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What about print calibration?

This is for those people who want to print their microscopy images on their home printer.

Basically, you need to bear in mind that your printer has a different colour gamut (colour range) and that this is also influenced by the ink, the paper and the interaction between ink and paper. Companies like Epson try to do all the colour matching in the background so you don't have to worry about it. They also have a catchy phrase, print image matching. This has had little imapct on life as I know it. Generally, if you use good inks and the photo paper designed to be used with those inks (I use Epson inks with Epson paper, others use Lyson inks with reccomended Lyson paper), you will get pleasing results 95% of the time by just using the printer driver presets. If you mix inks and papers then you get unpredictable results. I have submitted images to journals for review which I have printed myself and have yet to receive criticism regarding image quality. I also printed my photographic portfolios for the Royal Photographic Society in a similar manner.

For your 5% of images that do not demonstrate colour accuracy, you may need to print a calibration image such as the ones I provide on this site, then adjust your monitor to match the print. Do make sure you are using between 200-350dpi to give your printer enough resolution to avoid pixellation or image softening. Other people recommend letting Photoshop do the colour matching and/or loading a colour profile specific for your printer and paper.

Epson have a short tutorial on using ICC profiles with their printers from Photoshop. Actually, they have a few useful tutorials at their photoexpert site. You can download specific ICC profiles for some of their photo printers at the bottom of this page.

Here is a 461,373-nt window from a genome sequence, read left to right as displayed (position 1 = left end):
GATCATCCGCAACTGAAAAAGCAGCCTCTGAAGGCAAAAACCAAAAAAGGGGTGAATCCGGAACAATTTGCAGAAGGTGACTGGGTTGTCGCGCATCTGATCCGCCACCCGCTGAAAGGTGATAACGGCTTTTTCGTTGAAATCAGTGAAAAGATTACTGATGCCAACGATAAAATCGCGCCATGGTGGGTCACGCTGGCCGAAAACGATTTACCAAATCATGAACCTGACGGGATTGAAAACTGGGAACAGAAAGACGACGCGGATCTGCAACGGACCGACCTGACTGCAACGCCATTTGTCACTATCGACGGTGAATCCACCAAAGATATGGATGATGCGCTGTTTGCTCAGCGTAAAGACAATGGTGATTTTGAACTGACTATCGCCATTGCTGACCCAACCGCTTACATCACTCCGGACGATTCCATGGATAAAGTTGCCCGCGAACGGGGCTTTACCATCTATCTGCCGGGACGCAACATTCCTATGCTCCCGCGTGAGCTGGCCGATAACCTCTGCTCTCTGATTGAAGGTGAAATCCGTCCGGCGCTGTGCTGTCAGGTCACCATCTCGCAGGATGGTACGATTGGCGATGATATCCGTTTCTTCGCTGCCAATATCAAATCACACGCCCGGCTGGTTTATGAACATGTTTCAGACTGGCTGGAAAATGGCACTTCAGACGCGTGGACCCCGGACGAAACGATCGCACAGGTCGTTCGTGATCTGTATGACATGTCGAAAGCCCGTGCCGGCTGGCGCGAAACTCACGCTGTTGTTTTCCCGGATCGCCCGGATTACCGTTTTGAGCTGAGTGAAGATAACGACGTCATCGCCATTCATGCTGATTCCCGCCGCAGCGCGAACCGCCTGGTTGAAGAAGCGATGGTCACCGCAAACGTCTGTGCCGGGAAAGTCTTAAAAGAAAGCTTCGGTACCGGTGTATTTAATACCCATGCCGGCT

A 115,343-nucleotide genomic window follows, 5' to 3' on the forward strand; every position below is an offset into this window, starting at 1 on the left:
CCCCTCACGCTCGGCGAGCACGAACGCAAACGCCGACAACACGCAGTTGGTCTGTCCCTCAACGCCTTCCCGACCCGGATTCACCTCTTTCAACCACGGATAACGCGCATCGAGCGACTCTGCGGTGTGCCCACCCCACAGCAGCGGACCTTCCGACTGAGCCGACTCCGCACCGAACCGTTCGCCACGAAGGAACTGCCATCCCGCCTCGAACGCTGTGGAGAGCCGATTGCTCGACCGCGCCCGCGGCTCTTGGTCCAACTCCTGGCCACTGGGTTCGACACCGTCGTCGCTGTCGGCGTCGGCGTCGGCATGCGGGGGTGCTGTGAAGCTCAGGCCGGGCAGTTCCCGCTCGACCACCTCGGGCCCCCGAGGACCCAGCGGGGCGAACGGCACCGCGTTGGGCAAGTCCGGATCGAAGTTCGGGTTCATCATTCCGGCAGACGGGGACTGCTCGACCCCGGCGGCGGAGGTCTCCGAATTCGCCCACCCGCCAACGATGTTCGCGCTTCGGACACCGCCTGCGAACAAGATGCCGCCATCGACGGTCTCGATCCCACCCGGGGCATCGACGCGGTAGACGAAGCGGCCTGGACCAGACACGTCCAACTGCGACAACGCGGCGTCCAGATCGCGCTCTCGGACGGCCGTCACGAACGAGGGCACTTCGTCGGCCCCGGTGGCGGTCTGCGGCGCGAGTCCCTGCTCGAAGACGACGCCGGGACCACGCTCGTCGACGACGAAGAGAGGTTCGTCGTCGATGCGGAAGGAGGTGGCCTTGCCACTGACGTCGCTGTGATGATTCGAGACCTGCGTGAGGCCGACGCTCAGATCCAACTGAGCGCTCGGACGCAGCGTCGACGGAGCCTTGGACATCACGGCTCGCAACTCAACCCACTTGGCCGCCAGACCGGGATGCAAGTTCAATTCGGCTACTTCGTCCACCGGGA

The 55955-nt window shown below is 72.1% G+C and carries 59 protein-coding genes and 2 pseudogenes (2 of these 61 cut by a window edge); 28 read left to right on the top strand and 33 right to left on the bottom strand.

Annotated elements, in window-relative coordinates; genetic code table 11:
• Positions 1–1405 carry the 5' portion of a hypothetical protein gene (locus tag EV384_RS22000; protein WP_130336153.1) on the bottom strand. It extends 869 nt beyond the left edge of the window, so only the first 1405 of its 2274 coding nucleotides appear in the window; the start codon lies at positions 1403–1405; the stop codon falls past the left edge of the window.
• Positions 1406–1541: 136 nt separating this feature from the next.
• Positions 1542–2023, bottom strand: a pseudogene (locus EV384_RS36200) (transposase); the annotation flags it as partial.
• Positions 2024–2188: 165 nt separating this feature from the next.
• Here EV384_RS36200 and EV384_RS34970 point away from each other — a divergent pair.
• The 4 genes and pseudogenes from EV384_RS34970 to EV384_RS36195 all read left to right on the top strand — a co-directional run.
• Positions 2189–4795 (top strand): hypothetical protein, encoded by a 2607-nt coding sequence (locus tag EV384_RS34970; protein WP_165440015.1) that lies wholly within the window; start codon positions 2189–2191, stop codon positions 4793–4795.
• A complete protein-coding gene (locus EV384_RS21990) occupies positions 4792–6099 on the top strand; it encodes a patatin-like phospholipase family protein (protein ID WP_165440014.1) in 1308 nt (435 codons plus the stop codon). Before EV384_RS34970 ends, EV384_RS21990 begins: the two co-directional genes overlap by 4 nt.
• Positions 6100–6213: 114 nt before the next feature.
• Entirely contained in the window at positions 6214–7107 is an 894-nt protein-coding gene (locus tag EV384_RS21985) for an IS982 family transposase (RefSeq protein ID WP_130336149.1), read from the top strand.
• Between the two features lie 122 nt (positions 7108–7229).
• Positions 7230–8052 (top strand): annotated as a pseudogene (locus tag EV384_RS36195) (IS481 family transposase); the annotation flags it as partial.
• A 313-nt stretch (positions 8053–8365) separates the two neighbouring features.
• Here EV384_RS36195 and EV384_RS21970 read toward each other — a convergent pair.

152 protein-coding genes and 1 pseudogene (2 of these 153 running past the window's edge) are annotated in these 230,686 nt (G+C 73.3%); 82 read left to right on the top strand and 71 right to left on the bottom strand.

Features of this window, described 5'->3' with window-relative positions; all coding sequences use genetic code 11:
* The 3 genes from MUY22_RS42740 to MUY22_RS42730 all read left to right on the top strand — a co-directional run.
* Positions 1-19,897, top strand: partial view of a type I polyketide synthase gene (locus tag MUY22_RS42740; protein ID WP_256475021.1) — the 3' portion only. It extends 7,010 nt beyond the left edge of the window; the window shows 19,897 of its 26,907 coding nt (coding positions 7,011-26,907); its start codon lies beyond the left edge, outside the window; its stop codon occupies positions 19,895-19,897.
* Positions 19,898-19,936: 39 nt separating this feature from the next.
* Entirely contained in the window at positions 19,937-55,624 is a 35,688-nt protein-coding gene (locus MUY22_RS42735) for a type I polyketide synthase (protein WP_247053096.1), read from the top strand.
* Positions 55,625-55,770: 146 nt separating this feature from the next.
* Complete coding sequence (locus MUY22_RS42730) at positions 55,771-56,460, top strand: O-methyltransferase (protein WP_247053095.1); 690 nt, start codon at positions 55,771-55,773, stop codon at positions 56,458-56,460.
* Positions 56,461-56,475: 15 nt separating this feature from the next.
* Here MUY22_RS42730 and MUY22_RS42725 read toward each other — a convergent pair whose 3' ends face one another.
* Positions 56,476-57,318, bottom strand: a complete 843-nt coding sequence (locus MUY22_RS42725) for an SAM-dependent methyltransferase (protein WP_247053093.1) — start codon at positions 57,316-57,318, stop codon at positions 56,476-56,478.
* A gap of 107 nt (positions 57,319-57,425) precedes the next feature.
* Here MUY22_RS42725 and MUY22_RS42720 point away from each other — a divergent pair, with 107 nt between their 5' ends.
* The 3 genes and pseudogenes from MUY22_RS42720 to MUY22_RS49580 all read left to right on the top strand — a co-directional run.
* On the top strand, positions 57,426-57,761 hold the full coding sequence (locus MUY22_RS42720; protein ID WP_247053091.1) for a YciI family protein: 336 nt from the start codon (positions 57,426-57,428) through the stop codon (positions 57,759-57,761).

I've tried fooling around with this but to be honest, I haven't achieved noticeably better results. In my experience, the images which don't print accurately do not because they contain colours which are out of the printer gamut (out of the colour range of the printer). These include a particular shade of royal blue, and fluorescent or vibrant colours (orange, green, pink). If you print such colours, the best thing you can do is to dampen your monitor colours so that you get a realistic idea of the image will actually look on paper.

Here is a image you can use as a reference:

monitor calibration image

Click here for 1024 x 768 pixel version (for screen) or here for the 2048 x 1536 pixel version (for print)

You will find that most printers will not be able to print the blues and greens on the top row accurately. Some of the shades of blue and purple will not match either. Generally, histology and cytology images print adequately. Fleshtones are less vibrant on paper.

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(c) 2003 Dr FJ Leong
drjoel[remove this]@telepathologycity.com

 

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